Wednesday, June 14, 2017

Picky Progressives and Red Meat

You're in your favorite vegetarian restaurant for lunch. As you order a bowl of black bean soup with extra jalapeño cornbread two guys in dark suits, both about 25, are making a commotion. Seated at a table across the room, they are demanding to be served cheeseburgers with lettuce, tomato and mayonnaise. 

All the while, their waitress is trying to explain that the place just doesn't serve any red meat, poultry or seafood. Ignoring her, one of the guys says he wants his cheeseburger medium-rare. The other goes for well-done. Both of them laugh with satisfaction. 

You ask your waitress, who is a friend, how often that sort of thing happens. She sighs, rolls her eyes and says, "At least once a week."

You return to the magazine article you were reading. It's about the gubernatorial race in Virginia, in particular it focused on some disgruntled Democrats saying they can't vote for Ralph Northam. You read about how some self-styled progressives basically see their vote as sacred. So they can't support a man who is too conservative, or even one who maybe used to be. Those quoted in the article said they wanted Tom Perriello to win, because he was properly seen as the "progressive" in the race. A few said they will not vote at all. Others said they will vote, just to write in Jill Stein or Mickey Mouse.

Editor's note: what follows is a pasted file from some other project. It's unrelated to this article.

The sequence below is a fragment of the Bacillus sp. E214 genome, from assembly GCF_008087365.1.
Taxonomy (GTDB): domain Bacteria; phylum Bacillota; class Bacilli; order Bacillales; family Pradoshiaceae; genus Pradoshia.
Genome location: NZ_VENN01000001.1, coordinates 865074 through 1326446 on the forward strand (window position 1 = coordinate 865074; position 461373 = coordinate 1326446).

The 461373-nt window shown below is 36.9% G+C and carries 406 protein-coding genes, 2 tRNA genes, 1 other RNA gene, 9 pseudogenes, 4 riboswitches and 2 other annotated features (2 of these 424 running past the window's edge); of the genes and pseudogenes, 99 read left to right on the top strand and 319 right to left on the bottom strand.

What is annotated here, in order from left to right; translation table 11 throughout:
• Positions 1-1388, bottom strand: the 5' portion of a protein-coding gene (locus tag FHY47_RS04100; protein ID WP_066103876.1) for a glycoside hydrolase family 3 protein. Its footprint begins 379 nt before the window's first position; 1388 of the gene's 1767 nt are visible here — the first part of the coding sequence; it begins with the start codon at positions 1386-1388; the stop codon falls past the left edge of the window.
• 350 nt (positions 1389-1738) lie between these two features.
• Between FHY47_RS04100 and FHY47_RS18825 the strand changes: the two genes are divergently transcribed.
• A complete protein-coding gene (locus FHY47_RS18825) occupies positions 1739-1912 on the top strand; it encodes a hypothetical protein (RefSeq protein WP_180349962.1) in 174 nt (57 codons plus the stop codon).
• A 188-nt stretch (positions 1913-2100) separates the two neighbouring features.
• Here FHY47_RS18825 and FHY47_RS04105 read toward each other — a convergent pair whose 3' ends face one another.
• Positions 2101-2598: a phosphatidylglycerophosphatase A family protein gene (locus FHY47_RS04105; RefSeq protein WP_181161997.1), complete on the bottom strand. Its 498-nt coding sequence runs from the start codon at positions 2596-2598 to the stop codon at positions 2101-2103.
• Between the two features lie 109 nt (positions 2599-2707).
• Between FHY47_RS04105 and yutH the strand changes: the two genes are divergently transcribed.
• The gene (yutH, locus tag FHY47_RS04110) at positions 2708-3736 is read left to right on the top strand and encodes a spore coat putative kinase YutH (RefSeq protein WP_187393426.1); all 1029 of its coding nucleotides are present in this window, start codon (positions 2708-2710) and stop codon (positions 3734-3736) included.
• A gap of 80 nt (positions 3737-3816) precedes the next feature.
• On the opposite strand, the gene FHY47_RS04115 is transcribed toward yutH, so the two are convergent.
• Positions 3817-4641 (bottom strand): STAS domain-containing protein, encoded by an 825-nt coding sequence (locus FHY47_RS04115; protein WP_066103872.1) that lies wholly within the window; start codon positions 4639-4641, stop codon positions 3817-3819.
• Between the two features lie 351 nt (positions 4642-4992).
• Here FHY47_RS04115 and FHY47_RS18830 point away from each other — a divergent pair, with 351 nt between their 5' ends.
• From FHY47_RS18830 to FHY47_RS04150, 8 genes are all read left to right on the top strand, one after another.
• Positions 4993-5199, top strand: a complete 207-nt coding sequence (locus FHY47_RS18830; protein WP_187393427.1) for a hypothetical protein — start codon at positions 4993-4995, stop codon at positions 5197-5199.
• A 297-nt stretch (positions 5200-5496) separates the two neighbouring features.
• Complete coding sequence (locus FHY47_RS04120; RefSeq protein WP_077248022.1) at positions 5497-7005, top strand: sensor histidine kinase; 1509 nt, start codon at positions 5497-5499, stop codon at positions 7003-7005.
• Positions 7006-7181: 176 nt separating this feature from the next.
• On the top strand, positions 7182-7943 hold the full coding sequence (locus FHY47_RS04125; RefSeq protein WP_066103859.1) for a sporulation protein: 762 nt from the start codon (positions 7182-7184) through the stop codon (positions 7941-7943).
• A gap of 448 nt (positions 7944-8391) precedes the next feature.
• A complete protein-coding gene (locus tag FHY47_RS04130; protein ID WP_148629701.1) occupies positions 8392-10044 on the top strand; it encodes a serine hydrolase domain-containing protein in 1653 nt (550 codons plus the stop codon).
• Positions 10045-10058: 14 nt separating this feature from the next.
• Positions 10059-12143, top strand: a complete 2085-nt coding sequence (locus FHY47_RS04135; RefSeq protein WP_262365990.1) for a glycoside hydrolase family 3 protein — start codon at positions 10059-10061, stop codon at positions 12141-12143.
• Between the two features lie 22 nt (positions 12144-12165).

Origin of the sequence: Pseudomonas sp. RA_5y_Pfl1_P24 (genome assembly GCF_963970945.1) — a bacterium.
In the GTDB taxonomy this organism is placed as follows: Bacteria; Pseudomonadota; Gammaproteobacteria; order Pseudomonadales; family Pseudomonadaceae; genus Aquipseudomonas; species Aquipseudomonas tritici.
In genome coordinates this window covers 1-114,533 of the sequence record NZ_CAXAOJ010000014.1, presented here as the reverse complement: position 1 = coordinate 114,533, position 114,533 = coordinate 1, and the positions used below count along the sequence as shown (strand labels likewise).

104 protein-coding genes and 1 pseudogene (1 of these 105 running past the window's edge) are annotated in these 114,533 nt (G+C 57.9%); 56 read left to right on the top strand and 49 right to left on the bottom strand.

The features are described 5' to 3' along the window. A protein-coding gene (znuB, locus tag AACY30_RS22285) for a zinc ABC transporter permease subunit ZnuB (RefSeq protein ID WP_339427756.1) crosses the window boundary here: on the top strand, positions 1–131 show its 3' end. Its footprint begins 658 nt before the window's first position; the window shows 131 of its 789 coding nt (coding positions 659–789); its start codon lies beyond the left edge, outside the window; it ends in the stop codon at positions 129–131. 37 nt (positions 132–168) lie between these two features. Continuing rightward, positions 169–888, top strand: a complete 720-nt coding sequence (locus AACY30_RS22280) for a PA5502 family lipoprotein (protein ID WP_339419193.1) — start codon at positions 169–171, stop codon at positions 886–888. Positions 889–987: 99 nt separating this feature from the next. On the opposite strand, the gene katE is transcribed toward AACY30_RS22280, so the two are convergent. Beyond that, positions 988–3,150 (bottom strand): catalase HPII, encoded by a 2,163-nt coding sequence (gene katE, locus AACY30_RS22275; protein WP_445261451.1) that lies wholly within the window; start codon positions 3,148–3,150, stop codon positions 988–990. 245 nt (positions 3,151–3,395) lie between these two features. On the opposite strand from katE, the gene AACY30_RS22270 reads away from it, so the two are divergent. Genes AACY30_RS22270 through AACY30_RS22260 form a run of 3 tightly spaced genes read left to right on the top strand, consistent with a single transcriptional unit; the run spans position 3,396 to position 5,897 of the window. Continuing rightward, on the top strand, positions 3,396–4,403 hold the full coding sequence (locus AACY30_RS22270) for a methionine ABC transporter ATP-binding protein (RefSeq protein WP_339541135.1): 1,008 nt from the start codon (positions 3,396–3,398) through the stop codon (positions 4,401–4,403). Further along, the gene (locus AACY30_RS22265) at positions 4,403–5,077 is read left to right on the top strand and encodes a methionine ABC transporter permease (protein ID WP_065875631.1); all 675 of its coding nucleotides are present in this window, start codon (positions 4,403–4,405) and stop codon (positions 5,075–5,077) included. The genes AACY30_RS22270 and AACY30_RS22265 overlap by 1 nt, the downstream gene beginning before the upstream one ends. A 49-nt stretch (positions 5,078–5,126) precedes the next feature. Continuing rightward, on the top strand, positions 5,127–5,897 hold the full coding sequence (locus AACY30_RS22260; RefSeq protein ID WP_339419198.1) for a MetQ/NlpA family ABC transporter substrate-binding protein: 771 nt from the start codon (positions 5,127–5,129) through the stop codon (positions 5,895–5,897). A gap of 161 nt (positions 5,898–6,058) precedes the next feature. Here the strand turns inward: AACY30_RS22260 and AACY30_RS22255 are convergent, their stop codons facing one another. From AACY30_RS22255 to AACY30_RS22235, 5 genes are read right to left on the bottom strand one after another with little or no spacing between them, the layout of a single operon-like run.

The guys who ordered the burgers are shouting at their bewildered waitress. The manager of the restaurant rushes in to tell the unruly customers to stop making a scene. Undaunted, they demand to be served what they want to eat. One of them suggests, "Go out and buy the damn meat at the grocery store and..."

"There's no check for your drinks, please just leave," the manager says abruptly. As the troublesome duo laughs and gets up from their table, the room remains dead silent. Without delay, they finish their cocktails standing up.  

A minute later your waitress puts a longneck Pabst Blue Ribbon on your table. She knows you don't need a glass. You tell her you were just reading about some Virginians who refuse to vote for a candidate who is on the ballot. You explain that for governor they don't like the Democrat or the Republican. 
She says, “But one of them is going to win. From what I see Gillespie and Northam are different enough. One of them has to be either better, or worse, than the other.”

As the burger bros leave in a huff, you whisper to her, “That's pretty much how I see it. I'm for Northam.”

She grins, “Me, too, but it sounds like those lefties in the magazine are the same kind of brats who might demand to be served, I say SERVED, a medium-rare cheeseburger in the best vegetarian restaurant in town. Sorry boys, it's not on the menu.”

After a quick gulp of cold beer, you say, “Bull's-eye.”

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